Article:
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  • Title: Measure for Measure (Folio, 1623)
  • Editor: Kristin Lucas

  • Copyright Kristin Lucas. This text may be freely used for educational, non-profit purposes; for all other uses contact the Editor.
    Author: William Shakespeare
    Editor: Kristin Lucas
    Not Peer Reviewed

    Measure for Measure (Folio, 1623)

    Measure for Measure.

    Scena Quinta.

    Enter Isabell and Francisca a Nun.

    Isa. And haue you Nuns no farther priuiledges?
    350Nun. Are not these large enough?
    Isa. Yes truely; I speake not as desiring more,
    But rather wishing a more strict restraint
    Vpon the Sisterhood, the Votarists of Saint Clare.
    Lucio within.
    355Luc. Hoa? peace be in this place.
    Isa. Who's that which cals?
    Nun. It is a mans voice: gentle Isabella
    Turne you the key, and know his businesse of him;
    You may; I may not: you are yet vnsworne:
    360When you haue vowd, you must not speake with men,
    But in the presence of the Prioresse;
    Then if you speake, you must not show your face;
    Or if you show your face, you must not speake:
    He cals againe: I pray you answere him.
    365Isa. Peace and prosperitie: who is't that cals?
    Luc. Haile Virgin, (if you be) as those cheeke-Roses
    Proclaime you are no lesse: can you so steed me,
    As bring me to the sight of Isabella,
    A Nouice of this place, and the faire Sister
    370To her vnhappie brother Claudio?
    Isa. Why her vnhappy Brother? Let me aske,
    The rather for I now must make you know
    I am that Isabella, and his Sister.
    Luc. Gentle & faire: your Brother kindly greets you;
    375Not to be weary with you; he's in prison.
    Isa. Woe me; for what?
    Luc. For that, which if my selfe might be his Iudge,
    He should receiue his punishment, in thankes:
    He hath got his friend with childe.
    380Isa. Sir, make me not your storie.
    Luc. 'Tis true; I would not, though 'tis my familiar sin,
    With Maids to seeme the Lapwing, and to iest
    Tongue, far from heart: play with all Virgins so:
    I hold you as a thing en-skied, and sainted,
    385By your renouncement, an imortall spirit
    And to be talk'd with in sincerity,
    As with a Saint.
    Isa. You doe blaspheme the good, in mocking me.
    Luc. Doe not beleeue it: fewnes, and truth; tis thus,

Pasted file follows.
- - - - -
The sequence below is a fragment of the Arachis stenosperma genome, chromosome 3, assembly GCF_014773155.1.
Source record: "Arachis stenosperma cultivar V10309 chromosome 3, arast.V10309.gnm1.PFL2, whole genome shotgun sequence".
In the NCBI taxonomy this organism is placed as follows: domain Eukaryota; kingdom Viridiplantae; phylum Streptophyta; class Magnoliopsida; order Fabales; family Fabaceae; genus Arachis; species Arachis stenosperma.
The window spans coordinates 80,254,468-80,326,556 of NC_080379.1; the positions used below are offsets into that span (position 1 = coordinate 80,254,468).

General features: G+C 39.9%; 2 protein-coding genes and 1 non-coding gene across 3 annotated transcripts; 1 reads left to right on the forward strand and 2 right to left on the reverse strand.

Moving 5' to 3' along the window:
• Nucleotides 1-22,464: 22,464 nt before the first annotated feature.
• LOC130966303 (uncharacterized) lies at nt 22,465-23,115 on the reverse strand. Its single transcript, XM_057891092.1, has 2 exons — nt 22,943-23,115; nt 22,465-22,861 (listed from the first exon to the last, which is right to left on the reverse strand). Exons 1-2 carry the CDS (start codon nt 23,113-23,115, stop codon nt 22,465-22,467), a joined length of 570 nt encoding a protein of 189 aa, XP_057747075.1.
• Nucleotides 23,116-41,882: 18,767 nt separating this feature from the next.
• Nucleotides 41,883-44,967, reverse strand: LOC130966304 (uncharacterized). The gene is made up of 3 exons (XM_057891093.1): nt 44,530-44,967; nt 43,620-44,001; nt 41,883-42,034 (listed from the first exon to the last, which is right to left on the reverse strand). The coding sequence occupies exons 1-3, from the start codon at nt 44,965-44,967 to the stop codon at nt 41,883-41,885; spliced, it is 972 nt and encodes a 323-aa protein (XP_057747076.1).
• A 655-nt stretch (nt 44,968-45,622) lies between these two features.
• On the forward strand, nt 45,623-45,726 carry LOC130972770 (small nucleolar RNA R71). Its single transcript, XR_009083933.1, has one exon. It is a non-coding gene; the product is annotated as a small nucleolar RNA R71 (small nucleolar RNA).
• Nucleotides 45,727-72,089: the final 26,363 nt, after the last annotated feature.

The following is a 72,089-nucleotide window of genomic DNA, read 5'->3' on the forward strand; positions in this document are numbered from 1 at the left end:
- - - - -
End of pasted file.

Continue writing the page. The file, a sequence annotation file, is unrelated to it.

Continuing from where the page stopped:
390Your brother, and his louer haue embrac'd;
    As those that feed, grow full: as blossoming Time
    That from the seednes, the bare fallow brings
    To teeming foyson: euen so her plenteous wombe
    Expresseth his full Tilth, and husbandry.
    395Isa. Some one with childe by him? my cosen Iuliet?
    Luc. Is she your cosen?
    Isa. Adoptedly, as schoole-maids change their names
    By vaine, though apt affection.
    Luc. She it is.
    400Isa. Oh, let him marry her.
    Luc. This is the point.
    The Duke is very strangely gone from hence;
    Bore many gentlemen (my selfe being one)
    In hand, and hope of action: but we doe learne,
    405By those that know the very Nerues of State,
    His giuing-out, were of an infinite distance
    From his true meant designe: vpon his place,
    (And with full line of his authority)
    Gouernes Lord Angelo; A man, whose blood
    410Is very snow-broth: one, who neuer feeles
    The wanton stings, and motions of the sence;
    But doth rebate, and blunt his naturall edge
    With profits of the minde: Studie, and fast
    He (to giue feare to vse, and libertie,
    415Which haue, for long, run-by the hideous law,
    As Myce, by Lyons) hath pickt out an act,
    Vnder whose heauy sence, your brothers life
    Fals into forfeit : he arrests him on it,
    And followes close the rigor of the Statute
    420To make him an example: all hope is gone,
    Vnlesse you haue the grace, by your faire praier
    To soften Angelo: And that's my pith of businesse
    'Twixt you, and your poore brother.
    Isa. Doth he so,
    425Seeke his life?
    Luc. Has censur'd him already,
    And as I heare, the Prouost hath a warrant
    For's execution.
    Isa. Alas: what poore
    430Abilitie's in me, to doe him good.
    Luc. Assay the powre you haue.
    Isa. My power? alas, I doubt.
    Luc. Our doubts are traitors
    And makes vs loose the good we oft might win,
    435By fearing to attempt: Goe to Lord Angelo
    And let him learne to know, when Maidens sue
    Men giue like gods: but when they weepe and kneele,
    All their petitions, are as freely theirs
    As they themselues would owe them.
    440Isa. Ile see what I can doe.
    Luc. But speedily.
    Isa. I will about it strait;
    No longer staying, but to giue the Mother
    Notice of my affaire: I humbly thanke you:
    445Commend me to my brother: soone at night
    Ile send him certaine word of my successe.
    Luc. I take my leaue of you.
    Isa. Good sir, adieu.

    Actus Secundus. Scoena Prima.

    Enter Angelo, Escalus, and seruants, Iustice.
    Ang. We must not make a scar-crow of the Law,
    Setting it vp to feare the Birds of prey,
    And let it keepe one shape, till custome make it
    Their pearch, and not their terror.
    455Esc. I, but yet
    Let vs be keene, and rather cut a little
    Then fall, and bruise to death: alas, this gentleman
    Whom I would saue, had a most noble father,
    Let but your honour know
    460(Whom I beleeue to be most strait in vertue)
    That in the working of your owne affections,
    Had time coheard with Place, or place with wishing,
    Or that the resolute acting of our blood
    Could haue attaind th' effect of your owne purpose,
    465Whether you had not sometime in your life
    Er'd in this point, which now you censure him,
    And puld the Law vpon you.
    Ang. 'Tis one thing to be tempted ( Escalus)